Romans 13: 1-10
1 Let every person be subject to the governing authorities; for there is no authority except from God, and those authorities that exist have been instituted by God. 2 Therefore whoever resists authority resists what God has appointed, and those who resist will incur judgement. 3 For rulers are not a terror to good conduct, but to bad. Do you wish to have no fear of the authority? Then do what is good, and you will receive its approval; 4 for it is God’s servant for your good. But if you do what is wrong, you should be afraid, for the authority does not bear the sword in vain! It is the servant of God to execute wrath on the wrongdoer. 5 Therefore one must be subject, not only because of wrath but also because of conscience. 6 For the same reason you also pay taxes, for the authorities are God’s servants, busy with this very thing. 7 Pay to all what is due to them—taxes to whom taxes are due, revenue to whom revenue is due, respect to whom respect is due, honour to whom honour is due.
8 Owe no one anything, except to love one another; for the one who loves another has fulfilled the law. 9 The commandments, ‘You shall not commit adultery; You shall not murder; You shall not steal; You shall not covet’; and any other commandment, are summed up in this word, ‘Love your neighbour as yourself.’ 10 Love does no wrong to a neighbour; therefore, love is the fulfilling of the law.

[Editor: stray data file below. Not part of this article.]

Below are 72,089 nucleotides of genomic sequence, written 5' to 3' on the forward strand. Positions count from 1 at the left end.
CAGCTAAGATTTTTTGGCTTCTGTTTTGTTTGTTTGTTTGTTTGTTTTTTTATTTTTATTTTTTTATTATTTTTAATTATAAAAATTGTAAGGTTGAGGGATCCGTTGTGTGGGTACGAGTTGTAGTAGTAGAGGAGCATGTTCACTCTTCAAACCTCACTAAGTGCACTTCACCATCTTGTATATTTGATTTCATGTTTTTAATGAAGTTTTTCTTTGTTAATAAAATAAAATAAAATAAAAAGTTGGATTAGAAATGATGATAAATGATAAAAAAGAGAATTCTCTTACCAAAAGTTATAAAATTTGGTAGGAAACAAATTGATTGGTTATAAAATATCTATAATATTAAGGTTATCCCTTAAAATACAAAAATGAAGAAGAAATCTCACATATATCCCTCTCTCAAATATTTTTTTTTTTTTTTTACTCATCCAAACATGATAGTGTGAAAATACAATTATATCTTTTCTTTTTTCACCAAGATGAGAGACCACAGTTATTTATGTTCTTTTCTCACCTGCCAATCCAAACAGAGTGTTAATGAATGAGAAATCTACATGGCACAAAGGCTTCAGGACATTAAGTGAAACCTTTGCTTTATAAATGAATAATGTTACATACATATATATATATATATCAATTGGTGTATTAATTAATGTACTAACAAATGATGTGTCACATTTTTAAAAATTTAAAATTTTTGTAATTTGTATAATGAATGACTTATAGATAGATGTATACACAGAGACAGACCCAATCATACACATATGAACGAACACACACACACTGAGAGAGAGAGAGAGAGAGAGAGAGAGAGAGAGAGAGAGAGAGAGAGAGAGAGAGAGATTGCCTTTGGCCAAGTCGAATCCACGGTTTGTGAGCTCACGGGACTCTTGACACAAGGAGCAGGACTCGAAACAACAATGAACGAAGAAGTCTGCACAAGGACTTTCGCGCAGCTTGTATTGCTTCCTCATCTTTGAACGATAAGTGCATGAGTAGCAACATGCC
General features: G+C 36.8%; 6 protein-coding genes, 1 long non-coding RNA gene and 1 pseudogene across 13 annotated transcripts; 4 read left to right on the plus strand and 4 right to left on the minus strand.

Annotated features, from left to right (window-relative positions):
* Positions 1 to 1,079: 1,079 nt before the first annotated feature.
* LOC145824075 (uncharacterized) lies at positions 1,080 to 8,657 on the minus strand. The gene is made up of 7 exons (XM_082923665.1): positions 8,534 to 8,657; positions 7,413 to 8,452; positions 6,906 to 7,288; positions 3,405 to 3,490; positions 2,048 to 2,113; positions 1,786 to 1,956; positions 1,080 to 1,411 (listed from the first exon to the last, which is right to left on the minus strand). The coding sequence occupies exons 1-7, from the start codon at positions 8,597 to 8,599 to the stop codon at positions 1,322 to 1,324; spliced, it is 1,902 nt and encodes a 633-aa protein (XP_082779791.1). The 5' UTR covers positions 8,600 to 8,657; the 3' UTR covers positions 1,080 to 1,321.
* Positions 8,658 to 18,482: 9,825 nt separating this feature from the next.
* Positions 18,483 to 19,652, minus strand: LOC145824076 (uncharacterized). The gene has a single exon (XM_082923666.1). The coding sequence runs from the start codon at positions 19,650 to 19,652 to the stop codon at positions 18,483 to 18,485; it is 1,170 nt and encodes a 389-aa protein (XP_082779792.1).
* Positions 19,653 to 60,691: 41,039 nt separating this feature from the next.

Paul was clear that government with authority was not only necessary but God-given. That was why John Knox agonised over his relationship to Mary Queen of Scots and sought counsel from Calvin, aware no doubt that Revelation 13:1-10 gives a very different perspective. Revolt against authority often begins with high ideals, and when the new power takes hold, it turns out to be oppressive also.
When in doubt, it usually helps to visit the example of Jesus, taking a coin and showing that even when Caesar stamped his power on the coinage there were two sides. Jesus himself respected authority to the extent of allowing Israel and Rome to put him to death, but in so doing set up God’s authority in a new way which has overcome the oppression of empires, subverted Robespierre and Stalin, and given his followers hope in the most brutal of circumstances.
This passage does not solve every political dilemma, but it gives us a steer towards respect, towards patient working and waiting for change, towards prayer for our leaders in every realm of life. I often pray that God will encourage good leaders with wisdom and endurance, that God will change or remove bad leaders, that God will raise up better leaders for the future.
A prayer: We pray today for people living under oppressive authority, here and overseas. May they know how to survive each day, may they not lose hope. Guide them in their witness to what is true and right, and in your mercy rescue them. If they are believers may they prove faithful, if they are not yet believers, may they find faith even in the most dire circumstances.